2020 PyLith Hackathon

2020 PyLith Hackathon

Overview of Hackathon

The 2020 PyLith hackathon will be held June 7-14, 2020, at the Colorado School of Mines in Golden, CO. We plan to have 3-4 projects with 3-4 people working on each project. In addition to the list of potential projects below, potential participants may also propose projects by posting a 1-2 page description under this topic.

All projects involve implementing new features in the code along with appropriate tests, examples, and documentation.

See the 2020 PyLith Hackathon webpage for additional details, including the registration process.

Potential Projects

Adaptive mesh refinement

Add support for adaptive mesh refinement (AMR) in PyLith by leveraging the AMR capabilities in PETSc. The main tasks include:

  • Remove any remaining dependencies of the problem specification on the finite-element mesh.

  • Add the ability to switch to a different (refined) mesh within a given problem/simulation.

  • Develop an appropriate error metric that can be used to refine the mesh.

Earthquake cycle

Couple quasi-static interseismic and dynamic coseismic simulations to resolve the full dynamics of the earthquake cycle, including rupture propagation and radiated seismic waves and viscoelastic relaxation and aseismic creep.

The main tasks include:

  • Transferring the solution and state information from one problem/mesh/solver to another.

  • Creating a new problem type for earthquake cycle simulations with appropriate high-level parameters.

  • Implement the appropriate trigger for switching between the quasi-static and dynamic solvers leveraging previous studies.

Time-dependent Green’s functions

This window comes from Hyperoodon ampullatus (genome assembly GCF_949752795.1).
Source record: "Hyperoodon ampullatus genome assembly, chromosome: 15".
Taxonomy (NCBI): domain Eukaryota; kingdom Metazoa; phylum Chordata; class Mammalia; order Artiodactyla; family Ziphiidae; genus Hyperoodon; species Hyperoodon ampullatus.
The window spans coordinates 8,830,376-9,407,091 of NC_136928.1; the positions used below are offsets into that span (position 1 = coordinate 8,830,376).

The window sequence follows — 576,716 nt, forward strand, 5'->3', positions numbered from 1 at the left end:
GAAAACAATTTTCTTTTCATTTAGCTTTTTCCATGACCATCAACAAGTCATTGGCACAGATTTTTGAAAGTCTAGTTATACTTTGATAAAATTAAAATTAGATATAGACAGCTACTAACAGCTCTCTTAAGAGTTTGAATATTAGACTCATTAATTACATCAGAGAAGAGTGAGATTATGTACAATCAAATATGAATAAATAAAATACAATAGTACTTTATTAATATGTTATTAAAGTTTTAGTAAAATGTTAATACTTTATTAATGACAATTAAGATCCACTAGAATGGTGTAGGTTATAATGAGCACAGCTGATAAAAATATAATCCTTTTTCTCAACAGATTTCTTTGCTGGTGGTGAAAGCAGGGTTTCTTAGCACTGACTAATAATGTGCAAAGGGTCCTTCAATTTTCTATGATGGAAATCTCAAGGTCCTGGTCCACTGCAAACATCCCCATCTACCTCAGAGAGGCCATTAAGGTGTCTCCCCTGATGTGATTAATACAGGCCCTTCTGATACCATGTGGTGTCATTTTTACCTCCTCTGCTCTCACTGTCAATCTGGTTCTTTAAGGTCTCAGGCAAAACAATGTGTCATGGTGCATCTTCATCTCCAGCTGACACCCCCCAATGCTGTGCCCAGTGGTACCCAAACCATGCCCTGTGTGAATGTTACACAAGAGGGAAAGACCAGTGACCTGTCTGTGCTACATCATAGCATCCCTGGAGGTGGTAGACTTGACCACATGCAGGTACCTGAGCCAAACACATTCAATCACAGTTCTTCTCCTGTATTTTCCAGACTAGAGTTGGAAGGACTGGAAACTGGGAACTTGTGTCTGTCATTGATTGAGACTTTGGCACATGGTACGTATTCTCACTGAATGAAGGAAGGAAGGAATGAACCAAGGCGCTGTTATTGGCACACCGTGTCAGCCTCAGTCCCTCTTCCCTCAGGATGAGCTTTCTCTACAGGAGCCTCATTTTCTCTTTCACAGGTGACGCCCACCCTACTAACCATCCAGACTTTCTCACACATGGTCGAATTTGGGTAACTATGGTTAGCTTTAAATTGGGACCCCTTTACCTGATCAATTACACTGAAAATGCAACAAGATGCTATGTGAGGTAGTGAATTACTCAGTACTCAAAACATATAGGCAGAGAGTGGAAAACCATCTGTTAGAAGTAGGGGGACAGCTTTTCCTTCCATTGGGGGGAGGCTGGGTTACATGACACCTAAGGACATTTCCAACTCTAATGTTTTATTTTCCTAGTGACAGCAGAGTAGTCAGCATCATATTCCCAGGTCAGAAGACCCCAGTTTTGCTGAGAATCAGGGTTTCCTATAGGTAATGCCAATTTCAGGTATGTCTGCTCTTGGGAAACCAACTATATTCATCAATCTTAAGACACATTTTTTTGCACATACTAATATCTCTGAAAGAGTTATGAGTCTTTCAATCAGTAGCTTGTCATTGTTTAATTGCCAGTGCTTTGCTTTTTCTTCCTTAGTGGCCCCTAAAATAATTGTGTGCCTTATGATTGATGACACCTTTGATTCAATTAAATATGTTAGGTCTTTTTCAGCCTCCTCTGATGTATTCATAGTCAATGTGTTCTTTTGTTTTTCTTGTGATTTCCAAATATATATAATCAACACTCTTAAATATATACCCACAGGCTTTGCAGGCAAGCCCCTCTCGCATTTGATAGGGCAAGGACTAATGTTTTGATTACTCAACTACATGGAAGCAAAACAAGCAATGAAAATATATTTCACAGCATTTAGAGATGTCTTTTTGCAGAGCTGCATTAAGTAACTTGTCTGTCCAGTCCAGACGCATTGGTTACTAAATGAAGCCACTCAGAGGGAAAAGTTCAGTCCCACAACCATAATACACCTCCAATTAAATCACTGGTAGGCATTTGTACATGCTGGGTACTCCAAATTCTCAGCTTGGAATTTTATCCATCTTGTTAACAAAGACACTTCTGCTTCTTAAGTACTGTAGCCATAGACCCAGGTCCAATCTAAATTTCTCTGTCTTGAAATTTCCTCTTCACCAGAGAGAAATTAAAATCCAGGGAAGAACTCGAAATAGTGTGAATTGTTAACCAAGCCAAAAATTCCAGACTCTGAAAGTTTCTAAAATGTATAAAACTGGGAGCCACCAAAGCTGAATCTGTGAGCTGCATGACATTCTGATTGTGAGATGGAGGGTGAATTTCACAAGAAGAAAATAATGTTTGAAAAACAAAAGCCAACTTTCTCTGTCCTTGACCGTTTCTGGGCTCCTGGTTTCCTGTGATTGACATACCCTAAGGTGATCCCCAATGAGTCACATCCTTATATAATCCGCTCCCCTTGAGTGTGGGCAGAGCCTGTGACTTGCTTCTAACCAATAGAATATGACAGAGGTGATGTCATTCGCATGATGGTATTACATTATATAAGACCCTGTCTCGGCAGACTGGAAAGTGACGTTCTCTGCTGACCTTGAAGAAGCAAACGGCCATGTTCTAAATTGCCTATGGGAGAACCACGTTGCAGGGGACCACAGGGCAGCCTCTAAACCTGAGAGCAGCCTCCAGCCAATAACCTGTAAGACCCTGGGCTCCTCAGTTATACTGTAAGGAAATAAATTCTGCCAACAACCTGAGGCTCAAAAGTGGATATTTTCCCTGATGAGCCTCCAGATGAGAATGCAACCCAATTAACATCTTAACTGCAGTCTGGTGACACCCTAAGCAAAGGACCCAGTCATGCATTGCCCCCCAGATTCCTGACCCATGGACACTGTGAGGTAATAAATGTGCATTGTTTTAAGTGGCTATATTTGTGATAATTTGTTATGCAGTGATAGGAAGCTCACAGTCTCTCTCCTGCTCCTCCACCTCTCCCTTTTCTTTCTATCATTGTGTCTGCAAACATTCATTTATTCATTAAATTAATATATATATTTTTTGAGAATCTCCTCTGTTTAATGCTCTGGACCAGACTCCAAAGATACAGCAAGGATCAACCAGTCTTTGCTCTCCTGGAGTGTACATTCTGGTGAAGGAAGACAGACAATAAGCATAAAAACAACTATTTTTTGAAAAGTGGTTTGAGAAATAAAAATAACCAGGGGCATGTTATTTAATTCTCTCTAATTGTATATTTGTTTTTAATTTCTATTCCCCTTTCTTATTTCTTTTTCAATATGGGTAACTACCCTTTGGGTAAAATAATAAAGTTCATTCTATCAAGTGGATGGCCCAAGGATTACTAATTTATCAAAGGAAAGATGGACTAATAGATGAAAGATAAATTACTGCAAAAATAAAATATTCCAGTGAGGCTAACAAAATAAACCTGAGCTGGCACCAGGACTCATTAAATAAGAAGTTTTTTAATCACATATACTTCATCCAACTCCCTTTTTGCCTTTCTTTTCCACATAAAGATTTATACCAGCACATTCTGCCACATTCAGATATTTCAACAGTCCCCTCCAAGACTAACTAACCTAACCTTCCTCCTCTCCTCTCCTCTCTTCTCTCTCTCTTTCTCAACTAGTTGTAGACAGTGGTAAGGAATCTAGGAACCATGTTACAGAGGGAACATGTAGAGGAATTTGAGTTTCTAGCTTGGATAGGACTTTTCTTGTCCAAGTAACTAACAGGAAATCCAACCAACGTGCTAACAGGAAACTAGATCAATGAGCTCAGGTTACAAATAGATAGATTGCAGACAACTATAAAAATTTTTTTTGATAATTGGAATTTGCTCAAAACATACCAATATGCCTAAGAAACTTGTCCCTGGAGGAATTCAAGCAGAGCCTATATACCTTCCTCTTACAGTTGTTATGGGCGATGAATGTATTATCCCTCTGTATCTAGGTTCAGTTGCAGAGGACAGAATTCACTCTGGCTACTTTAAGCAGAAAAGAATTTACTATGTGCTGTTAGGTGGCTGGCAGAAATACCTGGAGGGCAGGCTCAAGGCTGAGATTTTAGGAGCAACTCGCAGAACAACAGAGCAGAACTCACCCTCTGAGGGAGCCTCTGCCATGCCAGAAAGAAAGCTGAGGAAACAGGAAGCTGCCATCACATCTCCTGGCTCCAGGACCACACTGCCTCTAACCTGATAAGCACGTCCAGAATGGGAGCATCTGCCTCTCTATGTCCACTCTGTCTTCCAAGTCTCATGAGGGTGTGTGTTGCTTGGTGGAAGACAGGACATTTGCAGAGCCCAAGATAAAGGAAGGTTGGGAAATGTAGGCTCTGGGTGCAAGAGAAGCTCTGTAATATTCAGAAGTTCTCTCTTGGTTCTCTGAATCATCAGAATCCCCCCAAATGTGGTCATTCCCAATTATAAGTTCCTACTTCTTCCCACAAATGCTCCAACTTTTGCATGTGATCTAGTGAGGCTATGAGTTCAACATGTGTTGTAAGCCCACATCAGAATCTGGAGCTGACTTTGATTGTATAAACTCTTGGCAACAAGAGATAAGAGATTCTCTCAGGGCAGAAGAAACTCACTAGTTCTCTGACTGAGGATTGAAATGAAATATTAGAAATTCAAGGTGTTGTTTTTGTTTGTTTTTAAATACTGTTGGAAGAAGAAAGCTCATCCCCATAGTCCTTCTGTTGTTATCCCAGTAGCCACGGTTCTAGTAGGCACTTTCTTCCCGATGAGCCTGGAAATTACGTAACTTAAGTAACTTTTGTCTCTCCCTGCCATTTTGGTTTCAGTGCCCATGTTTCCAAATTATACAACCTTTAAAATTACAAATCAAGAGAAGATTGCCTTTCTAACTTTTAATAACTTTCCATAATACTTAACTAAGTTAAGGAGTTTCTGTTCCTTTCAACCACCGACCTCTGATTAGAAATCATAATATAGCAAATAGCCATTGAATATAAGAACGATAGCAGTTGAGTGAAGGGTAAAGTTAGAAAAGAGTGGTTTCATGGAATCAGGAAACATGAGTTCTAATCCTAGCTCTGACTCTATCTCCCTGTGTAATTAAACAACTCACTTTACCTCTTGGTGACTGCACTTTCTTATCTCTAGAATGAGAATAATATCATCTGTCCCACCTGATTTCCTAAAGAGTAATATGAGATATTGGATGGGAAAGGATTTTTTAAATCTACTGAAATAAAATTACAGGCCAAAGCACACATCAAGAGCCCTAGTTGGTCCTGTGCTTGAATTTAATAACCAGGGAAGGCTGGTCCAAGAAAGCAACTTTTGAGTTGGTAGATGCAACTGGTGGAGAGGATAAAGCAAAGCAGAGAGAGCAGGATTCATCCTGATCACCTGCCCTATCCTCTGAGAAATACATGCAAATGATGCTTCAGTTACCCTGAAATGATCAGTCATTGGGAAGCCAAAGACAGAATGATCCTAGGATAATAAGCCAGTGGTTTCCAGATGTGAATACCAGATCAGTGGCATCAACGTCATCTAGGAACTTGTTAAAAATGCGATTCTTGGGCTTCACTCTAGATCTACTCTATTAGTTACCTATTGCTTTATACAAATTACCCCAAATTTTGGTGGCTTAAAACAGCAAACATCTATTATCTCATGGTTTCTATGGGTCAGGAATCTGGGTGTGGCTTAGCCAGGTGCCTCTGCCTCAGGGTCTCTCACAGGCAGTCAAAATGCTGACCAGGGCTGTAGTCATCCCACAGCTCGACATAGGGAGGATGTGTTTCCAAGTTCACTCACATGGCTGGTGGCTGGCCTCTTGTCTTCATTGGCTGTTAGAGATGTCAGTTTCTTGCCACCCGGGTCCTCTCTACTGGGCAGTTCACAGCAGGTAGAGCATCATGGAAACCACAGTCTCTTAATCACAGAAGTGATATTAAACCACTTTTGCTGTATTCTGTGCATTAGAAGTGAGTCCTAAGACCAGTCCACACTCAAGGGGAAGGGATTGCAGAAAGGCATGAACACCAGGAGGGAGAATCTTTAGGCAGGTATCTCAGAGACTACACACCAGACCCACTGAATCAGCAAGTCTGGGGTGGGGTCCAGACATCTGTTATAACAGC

Implement time-dependent Green’s functions using either the traditional forward simulation or reciprocity and strain Green’s tensors.

The main tasks include:

  • Updating the PyLith output implementation to accomodate 4-D arrays (Green’s function id, time, point, components).

  • Implementing the impulses (forward simulation case) or point loads (strain Green’s tensor approach).

  • Updating the GreensFn problem implementation to include time dependence.

Point dislocation earthquake sources

Implement point dislocation earthquake sources. This provide a point source implementation to complement the finite-source implementation of cohesive cells. Point dislocations are useful for modeling events whose rupture dimensions are small compared to the discretization size.

The main tasks include:

  • Leveraging point location functions already available to find the cell containing each point dislocation.

  • Implement the point dislocation via a moment tensor.

Viscoelastic bulk rheologies using strain rate

The current Maxwell and power-law viscoelastic rheologies are formulated with strain as the primary variable. The time-dependent nature of the viscoelastic relaxation is approximated with a series expansion. A more natural formulation is to use strain rate rather than strain as the primary variable. This project would add new implementations of the Maxwell, generalized Maxwell, and power-law viscoelastic bulk rheologies that use strain rate rather than strain as the primary variable.

Before the hackathon we expect that the project participants would work with the PyLith developers to derive the new bulk constitutive equations. The hackathon would be used to implement the new bulk constitutive models, create appropriate tests, benchmarks, and examples, and update the documentation.

Import meshes from Gmsh

Add support for reading Gmsh files. This would include updating several examples with Gmsh Python scripts.

A related project, that could be part of this project, is reading meshes in parallel using the PETSc HDF5 mesh layout.